The climate warriors are forever telling us evil humans just how toxic we are for the planet. Most of us refuse to believe it on a regular basis. However, a study out of Tel Aviv University on an ingredient commonly found in sunscreen over SPF-15, oxybenzone (benzophenone-3), has been found to do major damage to coral, its reproductive system, and makes it vulnerable to bleaching from the sun. Their results were published in the Archives of Environmental Contamination and Toxicology.
“The chemical, oxybenzone (benzophenone-3), is found in more than 3,500 sunscreen products worldwide. It pollutes coral reefs via swimmers who wear sunscreen or wastewater discharges from municipal sewage outfalls and coastal septic systems,” said Dr. Omri Bronstein of TAU’s Department of Zoology, one of the principal researchers.
How the damage happens was best described in a University of Florida press release:
In laboratory experiments, the team exposed coral larvae and cells of adult corals to increasing concentrations of oxybenzone. The research team discovered that oxybenzone deforms coral larvae by trapping them in their own skeleton, making then unable to float with currents and disperse.
Given that for years the American Cancer Society and the Dermatologists of the world have been telling us humans that the sun causes skin cancer and we need sunscreen to prevent it, we’ve got a problem.
(Not really, but if we can get past all the hyperbole, and realize that the latest in Vitamin D research says that we humans get TOO LITTLE exposure to UVA-B rays due to wearing sunscreen all the time, which puts us in danger of developing other diseases and conditions including some cancers, maybe a compromise can be worked out. Vitamin D from the sun is definitely something we all should learn about.)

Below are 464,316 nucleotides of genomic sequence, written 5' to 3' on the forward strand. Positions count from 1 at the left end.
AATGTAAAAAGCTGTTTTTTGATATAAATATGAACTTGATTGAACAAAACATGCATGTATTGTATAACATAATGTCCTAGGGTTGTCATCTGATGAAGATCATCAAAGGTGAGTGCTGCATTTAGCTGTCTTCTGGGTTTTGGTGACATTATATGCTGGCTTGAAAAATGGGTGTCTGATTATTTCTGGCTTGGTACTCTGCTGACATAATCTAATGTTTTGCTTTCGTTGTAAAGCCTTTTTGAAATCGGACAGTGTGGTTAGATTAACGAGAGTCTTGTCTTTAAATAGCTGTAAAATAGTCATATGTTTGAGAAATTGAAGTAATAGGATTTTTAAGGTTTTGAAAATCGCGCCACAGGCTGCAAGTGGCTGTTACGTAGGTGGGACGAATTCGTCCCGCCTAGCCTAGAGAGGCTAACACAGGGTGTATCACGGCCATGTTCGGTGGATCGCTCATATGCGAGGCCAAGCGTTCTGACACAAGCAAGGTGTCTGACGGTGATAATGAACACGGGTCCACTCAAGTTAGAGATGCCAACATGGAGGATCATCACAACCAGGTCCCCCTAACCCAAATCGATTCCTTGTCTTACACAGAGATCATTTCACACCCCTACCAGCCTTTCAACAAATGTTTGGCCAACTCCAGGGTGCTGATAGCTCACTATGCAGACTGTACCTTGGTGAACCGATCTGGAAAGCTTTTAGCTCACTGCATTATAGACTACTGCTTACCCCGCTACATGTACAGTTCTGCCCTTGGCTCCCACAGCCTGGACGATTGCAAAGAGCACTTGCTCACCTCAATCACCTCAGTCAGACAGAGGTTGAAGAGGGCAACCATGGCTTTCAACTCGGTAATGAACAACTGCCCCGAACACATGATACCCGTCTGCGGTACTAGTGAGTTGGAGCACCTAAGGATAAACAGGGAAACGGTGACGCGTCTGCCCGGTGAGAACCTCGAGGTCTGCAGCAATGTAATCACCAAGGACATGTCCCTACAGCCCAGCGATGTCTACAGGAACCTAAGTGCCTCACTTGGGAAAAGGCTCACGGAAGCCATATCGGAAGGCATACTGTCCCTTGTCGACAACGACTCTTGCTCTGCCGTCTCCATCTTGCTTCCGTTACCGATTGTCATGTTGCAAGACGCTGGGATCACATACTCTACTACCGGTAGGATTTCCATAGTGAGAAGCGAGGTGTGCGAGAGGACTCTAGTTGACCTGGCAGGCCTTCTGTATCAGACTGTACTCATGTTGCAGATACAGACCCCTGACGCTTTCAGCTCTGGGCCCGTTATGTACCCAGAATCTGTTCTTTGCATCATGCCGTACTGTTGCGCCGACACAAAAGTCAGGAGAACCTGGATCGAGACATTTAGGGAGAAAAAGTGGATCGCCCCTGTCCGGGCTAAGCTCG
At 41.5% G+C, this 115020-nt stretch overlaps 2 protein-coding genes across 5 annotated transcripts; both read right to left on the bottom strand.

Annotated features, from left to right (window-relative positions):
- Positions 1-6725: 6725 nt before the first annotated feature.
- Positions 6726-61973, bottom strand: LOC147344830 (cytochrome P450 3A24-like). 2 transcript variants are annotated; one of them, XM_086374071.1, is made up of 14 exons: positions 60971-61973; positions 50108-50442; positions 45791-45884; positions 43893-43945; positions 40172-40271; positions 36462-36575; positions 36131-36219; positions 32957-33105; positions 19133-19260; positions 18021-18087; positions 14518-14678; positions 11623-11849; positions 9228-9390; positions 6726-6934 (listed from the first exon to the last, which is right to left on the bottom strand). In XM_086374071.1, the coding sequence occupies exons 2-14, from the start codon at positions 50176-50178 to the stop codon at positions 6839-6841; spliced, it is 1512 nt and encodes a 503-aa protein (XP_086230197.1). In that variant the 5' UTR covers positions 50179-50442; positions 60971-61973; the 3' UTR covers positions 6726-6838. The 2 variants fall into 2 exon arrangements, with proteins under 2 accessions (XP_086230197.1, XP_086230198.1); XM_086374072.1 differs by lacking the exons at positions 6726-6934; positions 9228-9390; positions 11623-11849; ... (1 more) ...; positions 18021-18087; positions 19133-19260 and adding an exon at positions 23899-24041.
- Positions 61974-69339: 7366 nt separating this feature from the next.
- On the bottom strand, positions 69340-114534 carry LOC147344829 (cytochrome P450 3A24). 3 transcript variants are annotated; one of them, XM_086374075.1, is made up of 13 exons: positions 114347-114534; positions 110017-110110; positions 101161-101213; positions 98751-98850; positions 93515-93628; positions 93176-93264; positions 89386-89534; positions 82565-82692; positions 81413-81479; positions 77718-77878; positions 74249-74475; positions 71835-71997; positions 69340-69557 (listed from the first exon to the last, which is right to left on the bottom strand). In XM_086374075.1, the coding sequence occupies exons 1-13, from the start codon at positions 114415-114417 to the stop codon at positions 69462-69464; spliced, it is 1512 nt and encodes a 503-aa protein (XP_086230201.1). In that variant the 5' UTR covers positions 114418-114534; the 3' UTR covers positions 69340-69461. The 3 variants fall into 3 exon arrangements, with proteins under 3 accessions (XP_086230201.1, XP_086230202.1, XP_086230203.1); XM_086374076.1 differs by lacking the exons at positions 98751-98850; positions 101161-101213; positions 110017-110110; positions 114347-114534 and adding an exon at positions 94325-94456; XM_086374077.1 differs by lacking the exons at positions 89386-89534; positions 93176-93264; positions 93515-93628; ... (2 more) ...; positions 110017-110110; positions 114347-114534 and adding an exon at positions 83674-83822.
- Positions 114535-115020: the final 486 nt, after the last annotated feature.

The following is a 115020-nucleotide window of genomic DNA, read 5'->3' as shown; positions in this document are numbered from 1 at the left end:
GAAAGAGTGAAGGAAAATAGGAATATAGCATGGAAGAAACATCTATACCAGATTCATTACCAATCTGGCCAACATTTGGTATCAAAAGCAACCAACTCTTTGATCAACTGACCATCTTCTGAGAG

So, as it happens, our good friends in Israel were helped by a few researchers in the States and they all agree: all those swimmers aren’t the problem; it’s the sunscreen.
“We found the lowest concentration to see a toxicity effect was 62 parts per trillion — equivalent to a drop of water in six and a half Olympic-sized swimming pools,” said Dr. Bronstein. The researchers found concentrations of oxybenzone in the US Virgin Islands to be 23 times higher than the minimum considered toxic to corals.
“Current concentrations of oxybenzone in these coral reef areas pose a significant ecological threat,” said Dr. Bronstein.
Unfortunately, that IS caused by human activity, and only human activity.
So, what is a beach-goer to do when headed out to enjoy a day with sand and surf and not come home with the pain of a sunburn? Natural waters are not like swimming pools. Clothing fibers are not going to clog a filter. Yes, clothes are heavy and a pain for people who are used to lap swimming in a tank suit, but that is a possibility when worn over a suit. There are quite a number of rash guard shirt options. Hats with a brim are a must. When snorkling or scuba diving, wearing a diving suit is, of course, always acceptable. And, there is good old fashioned zinc oxide, the key ingredient in a small family of sunscreens AND diaper rash creme. It still works after all these years.
Now, if we can just get the sunscreen industry to take the oxybenzone out of the sunscreen….
P.s. Ladies, mineral make-up has natural sunscreen in it without adding the extra chemicals. It’s worth a try. What really needs to be avoided is tanning beds.
H/T and Source – Watts Up With That